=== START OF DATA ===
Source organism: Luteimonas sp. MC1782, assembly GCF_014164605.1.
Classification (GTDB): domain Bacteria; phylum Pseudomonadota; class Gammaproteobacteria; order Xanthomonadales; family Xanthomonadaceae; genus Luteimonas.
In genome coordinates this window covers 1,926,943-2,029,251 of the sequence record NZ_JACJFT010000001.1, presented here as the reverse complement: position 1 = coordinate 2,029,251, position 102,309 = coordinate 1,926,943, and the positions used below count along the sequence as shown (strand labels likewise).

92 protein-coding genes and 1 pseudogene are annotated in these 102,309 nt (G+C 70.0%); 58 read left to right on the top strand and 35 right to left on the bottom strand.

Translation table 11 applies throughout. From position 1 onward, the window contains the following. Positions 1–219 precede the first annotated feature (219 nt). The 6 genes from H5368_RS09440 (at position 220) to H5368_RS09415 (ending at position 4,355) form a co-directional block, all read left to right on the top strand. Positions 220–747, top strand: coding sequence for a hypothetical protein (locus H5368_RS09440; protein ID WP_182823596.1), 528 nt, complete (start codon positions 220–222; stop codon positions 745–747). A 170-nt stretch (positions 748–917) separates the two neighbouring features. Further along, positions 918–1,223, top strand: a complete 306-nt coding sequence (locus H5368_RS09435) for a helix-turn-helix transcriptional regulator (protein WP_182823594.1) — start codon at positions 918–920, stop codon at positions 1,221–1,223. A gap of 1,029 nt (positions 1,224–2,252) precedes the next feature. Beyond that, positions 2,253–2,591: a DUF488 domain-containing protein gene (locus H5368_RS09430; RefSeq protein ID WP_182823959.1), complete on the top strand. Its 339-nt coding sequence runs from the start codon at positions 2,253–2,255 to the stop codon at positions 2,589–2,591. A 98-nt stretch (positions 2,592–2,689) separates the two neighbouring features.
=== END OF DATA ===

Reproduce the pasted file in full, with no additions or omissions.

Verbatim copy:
Source organism: Luteimonas sp. MC1782, assembly GCF_014164605.1.
Classification (GTDB): domain Bacteria; phylum Pseudomonadota; class Gammaproteobacteria; order Xanthomonadales; family Xanthomonadaceae; genus Luteimonas.
In genome coordinates this window covers 1,926,943-2,029,251 of the sequence record NZ_JACJFT010000001.1, presented here as the reverse complement: position 1 = coordinate 2,029,251, position 102,309 = coordinate 1,926,943, and the positions used below count along the sequence as shown (strand labels likewise).

92 protein-coding genes and 1 pseudogene are annotated in these 102,309 nt (G+C 70.0%); 58 read left to right on the top strand and 35 right to left on the bottom strand.

Translation table 11 applies throughout. From position 1 onward, the window contains the following. Positions 1–219 precede the first annotated feature (219 nt). The 6 genes from H5368_RS09440 (at position 220) to H5368_RS09415 (ending at position 4,355) form a co-directional block, all read left to right on the top strand. Positions 220–747, top strand: coding sequence for a hypothetical protein (locus H5368_RS09440; protein ID WP_182823596.1), 528 nt, complete (start codon positions 220–222; stop codon positions 745–747). A 170-nt stretch (positions 748–917) separates the two neighbouring features. Further along, positions 918–1,223, top strand: a complete 306-nt coding sequence (locus H5368_RS09435) for a helix-turn-helix transcriptional regulator (protein WP_182823594.1) — start codon at positions 918–920, stop codon at positions 1,221–1,223. A gap of 1,029 nt (positions 1,224–2,252) precedes the next feature. Beyond that, positions 2,253–2,591: a DUF488 domain-containing protein gene (locus H5368_RS09430; RefSeq protein ID WP_182823959.1), complete on the top strand. Its 339-nt coding sequence runs from the start codon at positions 2,253–2,255 to the stop codon at positions 2,589–2,591. A 98-nt stretch (positions 2,592–2,689) separates the two neighbouring features.